While the truck-and-cart delivery system described above can be employed in these deliveries, if the customer clicks the option for curbside delivery, these deliveries to on-the-move customers could be distributed through much smaller vehicles. Given automated-driving programs that can handle roads and city streets, smaller vehicles such as compact cars, half-cars, aerial drones or even velomobiles or a motorcycle or moped with a side car could bring products directly to the purchaser.

One option is simply a miniature version of the truck-and-cart system operating out of a very small truck or a modified van or car. In this case the vehicle stops, unloads the cart carrying the package and delivers to the customer directly as requested. Another alternative is that the delivery vehicle stops and proffers the package through an opening in its side. One panel1 would slide back to show the item behind a second, transparent panel2, which would slide back3 so the customer could take their purchase4.

A motorcycle or moped with a side car1 could actually have the cart as the sidecar, which would detach upon arrival2 (with the motorcycle dropping kickstands for stability) to deliver a package away from the roadside or even inside a publicly accessible structure. In the latter case, robotic arms3 and remote oversight4 would be needed at first to navigate most doorways5 (using the same haptic-gloves-and-biofeedback controls employed with humanoid robots). But the cart could be constructed to be solid enough to serve as a sidecar (with its gears in neutral, being propelled by the main vehicle) with three ruggedized wheels and yet light enough to be an acceptable visitor to an office building, front porch or mall in a way that an unridden motorcycle would not. Because this version of the cart would not require a full truck or car engine or need to support a seat and passenger, it could be much lighter than most light-weight, self-powered vehicles, such as an electric bike and rider or occupied velomobile. Also, the cart can be small enough to fit through doors, something impossible for most road-worthy, human-occupied vehicles.

Other vehicles1 could simply tow their cart2 and pass items down a chute3 to it as needed at each stop (the bottom of the chute would be counterweighted4 much like the chutes described above, so that it would drop into the open dome when reloading the cart and stay closed otherwise). While this option for reloading from the primary vehicle is also possible from the motorcycle or moped version, the easiest place to put the bulk of its cargo would be on a bin secured over its seat5. While all of these smaller-vehicle options could be modified to maximize available cargo space, a small SUV with its rear seats folded down or preferably removed would have the most room for deliveries.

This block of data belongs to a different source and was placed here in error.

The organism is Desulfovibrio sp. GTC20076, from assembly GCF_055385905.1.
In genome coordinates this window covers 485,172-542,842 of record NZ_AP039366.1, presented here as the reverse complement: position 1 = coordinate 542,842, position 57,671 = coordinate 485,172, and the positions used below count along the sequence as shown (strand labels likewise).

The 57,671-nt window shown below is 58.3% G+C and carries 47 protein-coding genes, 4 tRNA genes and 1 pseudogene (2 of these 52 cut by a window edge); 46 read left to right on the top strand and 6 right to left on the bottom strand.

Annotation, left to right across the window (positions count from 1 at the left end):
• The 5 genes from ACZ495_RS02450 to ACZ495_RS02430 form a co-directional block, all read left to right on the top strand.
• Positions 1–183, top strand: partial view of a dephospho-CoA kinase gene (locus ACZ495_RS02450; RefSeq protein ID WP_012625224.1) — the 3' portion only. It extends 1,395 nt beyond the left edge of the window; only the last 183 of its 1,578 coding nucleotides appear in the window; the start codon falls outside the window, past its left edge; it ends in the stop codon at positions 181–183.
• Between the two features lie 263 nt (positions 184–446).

With each package sitting in its own bin in the vehicle, the system would have a record of exactly where each one was and could retrieve it and pass it by the same method to the same funneling slides used in the larger trucks discussed above. These would funnel packages into the chute and thence to the delivery cart. Once items were placed in the cart, the chute would detach while the transparent dome clamped shut and the cart would detach from the truck and go to its customer.

Security risks in locations such as DC and other sensitive areas can be easily ameliorated by looping law enforcement into certain standard sensors such as internal cameras and into supplementary ones such as chemical scanners. Depending on the sensitivity of the area and the lengths a company is willing or required to go to, there are already plenty of basic devices that can scan for threats. X-ray scanning can be incorporated along with the laser scanners that double check a product’s identity before loading on the main delivery vehicle1, preferably augmented with automatic object recognition as that software becomes viable. Geiger counters can be included at the same point­2 as well as inside the vehicle. Atmospheric sensors inside the truck3 can draw in air to check for explosives and other known chemical and biological hazards. By granting access4 to this data to relevant law enforcement in the area covered by this local delivery system, the automated system becomes no more vulnerable to being highjacked by terrorists than a conventionally manned operation.

Part 1
Part 2
Part 4